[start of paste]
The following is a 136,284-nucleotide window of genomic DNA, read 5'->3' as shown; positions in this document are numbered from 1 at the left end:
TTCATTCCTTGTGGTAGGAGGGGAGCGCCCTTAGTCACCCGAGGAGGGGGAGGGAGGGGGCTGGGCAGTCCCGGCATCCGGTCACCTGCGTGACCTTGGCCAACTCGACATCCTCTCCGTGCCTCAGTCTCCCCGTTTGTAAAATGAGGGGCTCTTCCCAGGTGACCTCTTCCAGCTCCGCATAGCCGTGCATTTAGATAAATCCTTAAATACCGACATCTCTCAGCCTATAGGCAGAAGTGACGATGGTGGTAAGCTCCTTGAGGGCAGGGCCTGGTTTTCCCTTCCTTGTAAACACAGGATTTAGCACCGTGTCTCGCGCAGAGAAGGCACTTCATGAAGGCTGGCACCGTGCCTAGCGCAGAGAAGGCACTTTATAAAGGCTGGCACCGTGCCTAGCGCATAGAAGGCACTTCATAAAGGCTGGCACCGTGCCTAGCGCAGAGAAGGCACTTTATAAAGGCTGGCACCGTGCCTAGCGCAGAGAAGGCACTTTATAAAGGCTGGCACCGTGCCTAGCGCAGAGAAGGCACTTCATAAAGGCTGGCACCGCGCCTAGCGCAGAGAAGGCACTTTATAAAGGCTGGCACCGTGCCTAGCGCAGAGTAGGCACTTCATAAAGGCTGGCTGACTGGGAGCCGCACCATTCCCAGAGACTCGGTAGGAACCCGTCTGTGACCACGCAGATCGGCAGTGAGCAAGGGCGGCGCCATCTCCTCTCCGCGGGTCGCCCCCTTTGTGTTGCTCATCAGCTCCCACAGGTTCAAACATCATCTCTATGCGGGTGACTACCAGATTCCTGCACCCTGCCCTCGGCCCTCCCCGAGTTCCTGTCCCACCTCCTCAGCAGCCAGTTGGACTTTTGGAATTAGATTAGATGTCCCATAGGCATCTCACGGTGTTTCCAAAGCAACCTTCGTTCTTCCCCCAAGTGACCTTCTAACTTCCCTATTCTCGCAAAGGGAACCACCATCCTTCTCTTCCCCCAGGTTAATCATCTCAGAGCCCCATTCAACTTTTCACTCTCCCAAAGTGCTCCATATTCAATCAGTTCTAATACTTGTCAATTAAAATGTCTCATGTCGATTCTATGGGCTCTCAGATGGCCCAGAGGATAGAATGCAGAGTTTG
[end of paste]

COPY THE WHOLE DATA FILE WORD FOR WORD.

The following is a 136,284-nucleotide window of genomic DNA, read 5'->3' as shown; positions in this document are numbered from 1 at the left end:
TTCATTCCTTGTGGTAGGAGGGGAGCGCCCTTAGTCACCCGAGGAGGGGGAGGGAGGGGGCTGGGCAGTCCCGGCATCCGGTCACCTGCGTGACCTTGGCCAACTCGACATCCTCTCCGTGCCTCAGTCTCCCCGTTTGTAAAATGAGGGGCTCTTCCCAGGTGACCTCTTCCAGCTCCGCATAGCCGTGCATTTAGATAAATCCTTAAATACCGACATCTCTCAGCCTATAGGCAGAAGTGACGATGGTGGTAAGCTCCTTGAGGGCAGGGCCTGGTTTTCCCTTCCTTGTAAACACAGGATTTAGCACCGTGTCTCGCGCAGAGAAGGCACTTCATGAAGGCTGGCACCGTGCCTAGCGCAGAGAAGGCACTTTATAAAGGCTGGCACCGTGCCTAGCGCATAGAAGGCACTTCATAAAGGCTGGCACCGTGCCTAGCGCAGAGAAGGCACTTTATAAAGGCTGGCACCGTGCCTAGCGCAGAGAAGGCACTTTATAAAGGCTGGCACCGTGCCTAGCGCAGAGAAGGCACTTCATAAAGGCTGGCACCGCGCCTAGCGCAGAGAAGGCACTTTATAAAGGCTGGCACCGTGCCTAGCGCAGAGTAGGCACTTCATAAAGGCTGGCTGACTGGGAGCCGCACCATTCCCAGAGACTCGGTAGGAACCCGTCTGTGACCACGCAGATCGGCAGTGAGCAAGGGCGGCGCCATCTCCTCTCCGCGGGTCGCCCCCTTTGTGTTGCTCATCAGCTCCCACAGGTTCAAACATCATCTCTATGCGGGTGACTACCAGATTCCTGCACCCTGCCCTCGGCCCTCCCCGAGTTCCTGTCCCACCTCCTCAGCAGCCAGTTGGACTTTTGGAATTAGATTAGATGTCCCATAGGCATCTCACGGTGTTTCCAAAGCAACCTTCGTTCTTCCCCCAAGTGACCTTCTAACTTCCCTATTCTCGCAAAGGGAACCACCATCCTTCTCTTCCCCCAGGTTAATCATCTCAGAGCCCCATTCAACTTTTCACTCTCCCAAAGTGCTCCATATTCAATCAGTTCTAATACTTGTCAATTAAAATGTCTCATGTCGATTCTATGGGCTCTCAGATGGCCCAGAGGATAGAATGCAGAGTTTG